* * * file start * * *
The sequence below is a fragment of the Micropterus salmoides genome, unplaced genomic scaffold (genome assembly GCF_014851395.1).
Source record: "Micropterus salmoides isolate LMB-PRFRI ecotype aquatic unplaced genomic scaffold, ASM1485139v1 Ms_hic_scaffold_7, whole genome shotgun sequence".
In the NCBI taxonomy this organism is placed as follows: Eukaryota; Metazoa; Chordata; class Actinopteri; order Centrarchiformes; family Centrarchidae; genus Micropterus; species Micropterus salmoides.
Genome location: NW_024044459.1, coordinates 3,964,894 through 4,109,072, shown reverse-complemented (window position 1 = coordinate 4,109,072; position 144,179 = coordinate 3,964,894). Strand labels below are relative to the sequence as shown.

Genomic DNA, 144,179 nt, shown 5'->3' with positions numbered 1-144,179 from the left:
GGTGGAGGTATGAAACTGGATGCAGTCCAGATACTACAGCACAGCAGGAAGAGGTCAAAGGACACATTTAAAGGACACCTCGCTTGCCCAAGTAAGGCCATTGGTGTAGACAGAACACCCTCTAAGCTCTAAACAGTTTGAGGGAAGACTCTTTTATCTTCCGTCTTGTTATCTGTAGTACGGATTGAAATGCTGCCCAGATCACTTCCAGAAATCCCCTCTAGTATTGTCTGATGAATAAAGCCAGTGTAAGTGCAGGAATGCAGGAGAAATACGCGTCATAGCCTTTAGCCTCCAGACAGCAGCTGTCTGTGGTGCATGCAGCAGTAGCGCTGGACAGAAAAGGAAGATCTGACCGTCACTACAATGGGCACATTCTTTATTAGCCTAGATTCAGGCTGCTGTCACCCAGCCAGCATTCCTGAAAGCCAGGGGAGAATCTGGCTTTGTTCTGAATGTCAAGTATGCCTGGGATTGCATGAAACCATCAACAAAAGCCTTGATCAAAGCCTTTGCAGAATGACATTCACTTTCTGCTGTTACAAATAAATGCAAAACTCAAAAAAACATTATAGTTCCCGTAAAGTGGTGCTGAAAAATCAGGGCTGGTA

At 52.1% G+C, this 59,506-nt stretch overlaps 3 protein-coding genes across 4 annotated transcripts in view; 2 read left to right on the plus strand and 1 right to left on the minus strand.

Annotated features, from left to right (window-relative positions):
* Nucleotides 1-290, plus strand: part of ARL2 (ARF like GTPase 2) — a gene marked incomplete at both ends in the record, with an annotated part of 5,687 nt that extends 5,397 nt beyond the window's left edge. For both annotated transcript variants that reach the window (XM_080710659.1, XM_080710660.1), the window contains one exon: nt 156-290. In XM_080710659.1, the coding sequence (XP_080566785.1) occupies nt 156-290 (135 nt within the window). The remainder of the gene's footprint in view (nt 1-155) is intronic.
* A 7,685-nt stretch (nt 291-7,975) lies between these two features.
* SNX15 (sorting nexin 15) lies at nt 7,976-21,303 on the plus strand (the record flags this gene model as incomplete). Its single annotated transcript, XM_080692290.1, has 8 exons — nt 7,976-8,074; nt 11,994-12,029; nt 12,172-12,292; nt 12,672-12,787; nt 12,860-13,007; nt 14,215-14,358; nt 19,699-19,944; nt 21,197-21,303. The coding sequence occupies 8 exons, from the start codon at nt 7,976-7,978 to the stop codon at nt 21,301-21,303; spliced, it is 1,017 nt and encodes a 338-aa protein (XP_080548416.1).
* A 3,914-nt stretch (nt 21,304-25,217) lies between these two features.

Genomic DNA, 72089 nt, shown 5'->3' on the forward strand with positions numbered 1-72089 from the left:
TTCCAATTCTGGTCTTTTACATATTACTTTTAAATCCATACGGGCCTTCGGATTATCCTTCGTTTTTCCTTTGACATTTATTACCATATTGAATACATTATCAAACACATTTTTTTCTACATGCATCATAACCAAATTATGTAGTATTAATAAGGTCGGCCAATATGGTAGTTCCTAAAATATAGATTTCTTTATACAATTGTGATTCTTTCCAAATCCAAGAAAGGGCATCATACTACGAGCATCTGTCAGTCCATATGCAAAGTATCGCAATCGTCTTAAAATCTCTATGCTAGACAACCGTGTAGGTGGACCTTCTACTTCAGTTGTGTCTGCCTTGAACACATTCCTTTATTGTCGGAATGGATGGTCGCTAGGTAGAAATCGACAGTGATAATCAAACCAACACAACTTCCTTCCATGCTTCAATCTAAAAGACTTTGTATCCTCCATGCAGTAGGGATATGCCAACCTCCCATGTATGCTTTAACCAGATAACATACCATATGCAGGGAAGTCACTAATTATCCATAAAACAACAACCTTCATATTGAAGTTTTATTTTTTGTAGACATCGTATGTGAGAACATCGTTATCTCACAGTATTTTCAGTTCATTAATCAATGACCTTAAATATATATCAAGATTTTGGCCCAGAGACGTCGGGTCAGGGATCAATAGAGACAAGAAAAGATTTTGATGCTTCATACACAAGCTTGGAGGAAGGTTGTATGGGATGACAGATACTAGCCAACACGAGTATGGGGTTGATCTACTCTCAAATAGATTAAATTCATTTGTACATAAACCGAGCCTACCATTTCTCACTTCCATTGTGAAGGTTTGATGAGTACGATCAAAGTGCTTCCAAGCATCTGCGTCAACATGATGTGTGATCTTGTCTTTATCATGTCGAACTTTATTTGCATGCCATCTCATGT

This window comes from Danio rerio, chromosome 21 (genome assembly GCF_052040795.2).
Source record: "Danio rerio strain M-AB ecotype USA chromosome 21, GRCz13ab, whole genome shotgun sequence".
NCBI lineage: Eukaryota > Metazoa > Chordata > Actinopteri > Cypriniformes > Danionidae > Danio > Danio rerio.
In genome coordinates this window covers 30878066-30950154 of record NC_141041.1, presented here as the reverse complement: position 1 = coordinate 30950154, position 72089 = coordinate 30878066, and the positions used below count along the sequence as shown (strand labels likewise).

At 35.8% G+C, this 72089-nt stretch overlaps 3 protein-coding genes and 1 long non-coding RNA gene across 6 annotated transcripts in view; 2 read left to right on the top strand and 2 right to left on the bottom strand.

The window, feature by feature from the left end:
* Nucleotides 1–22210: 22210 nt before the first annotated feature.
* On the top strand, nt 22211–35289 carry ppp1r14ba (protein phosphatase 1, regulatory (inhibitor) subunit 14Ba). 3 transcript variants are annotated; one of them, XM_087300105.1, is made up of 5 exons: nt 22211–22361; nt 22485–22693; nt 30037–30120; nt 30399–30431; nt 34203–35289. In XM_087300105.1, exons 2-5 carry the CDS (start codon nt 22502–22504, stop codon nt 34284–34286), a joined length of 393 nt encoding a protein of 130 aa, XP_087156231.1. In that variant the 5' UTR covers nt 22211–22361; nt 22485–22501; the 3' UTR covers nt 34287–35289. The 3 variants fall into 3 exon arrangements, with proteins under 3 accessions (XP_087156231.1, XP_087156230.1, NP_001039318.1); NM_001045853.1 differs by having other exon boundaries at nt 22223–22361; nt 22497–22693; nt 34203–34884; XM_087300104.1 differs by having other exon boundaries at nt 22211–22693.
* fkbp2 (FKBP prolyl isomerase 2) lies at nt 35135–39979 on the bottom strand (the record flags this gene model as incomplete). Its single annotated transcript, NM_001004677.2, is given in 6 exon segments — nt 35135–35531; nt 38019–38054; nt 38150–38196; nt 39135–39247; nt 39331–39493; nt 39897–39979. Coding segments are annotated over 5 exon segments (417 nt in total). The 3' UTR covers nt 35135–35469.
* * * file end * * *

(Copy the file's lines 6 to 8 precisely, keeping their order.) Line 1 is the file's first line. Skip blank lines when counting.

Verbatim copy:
GGTGGAGGTATGAAACTGGATGCAGTCCAGATACTACAGCACAGCAGGAAGAGGTCAAAGGACACATTTAAAGGACACCTCGCTTGCCCAAGTAAGGCCATTGGTGTAGACAGAACACCCTCTAAGCTCTAAACAGTTTGAGGGAAGACTCTTTTATCTTCCGTCTTGTTATCTGTAGTACGGATTGAAATGCTGCCCAGATCACTTCCAGAAATCCCCTCTAGTATTGTCTGATGAATAAAGCCAGTGTAAGTGCAGGAATGCAGGAGAAATACGCGTCATAGCCTTTAGCCTCCAGACAGCAGCTGTCTGTGGTGCATGCAGCAGTAGCGCTGGACAGAAAAGGAAGATCTGACCGTCACTACAATGGGCACATTCTTTATTAGCCTAGATTCAGGCTGCTGTCACCCAGCCAGCATTCCTGAAAGCCAGGGGAGAATCTGGCTTTGTTCTGAATGTCAAGTATGCCTGGGATTGCATGAAACCATCAACAAAAGCCTTGATCAAAGCCTTTGCAGAATGACATTCACTTTCTGCTGTTACAAATAAATGCAAAACTCAAAAAAACATTATAGTTCCCGTAAAGTGGTGCTGAAAAATCAGGGCTGGTA

At 52.1% G+C, this 59,506-nt stretch overlaps 3 protein-coding genes across 4 annotated transcripts in view; 2 read left to right on the plus strand and 1 right to left on the minus strand.

Annotated features, from left to right (window-relative positions):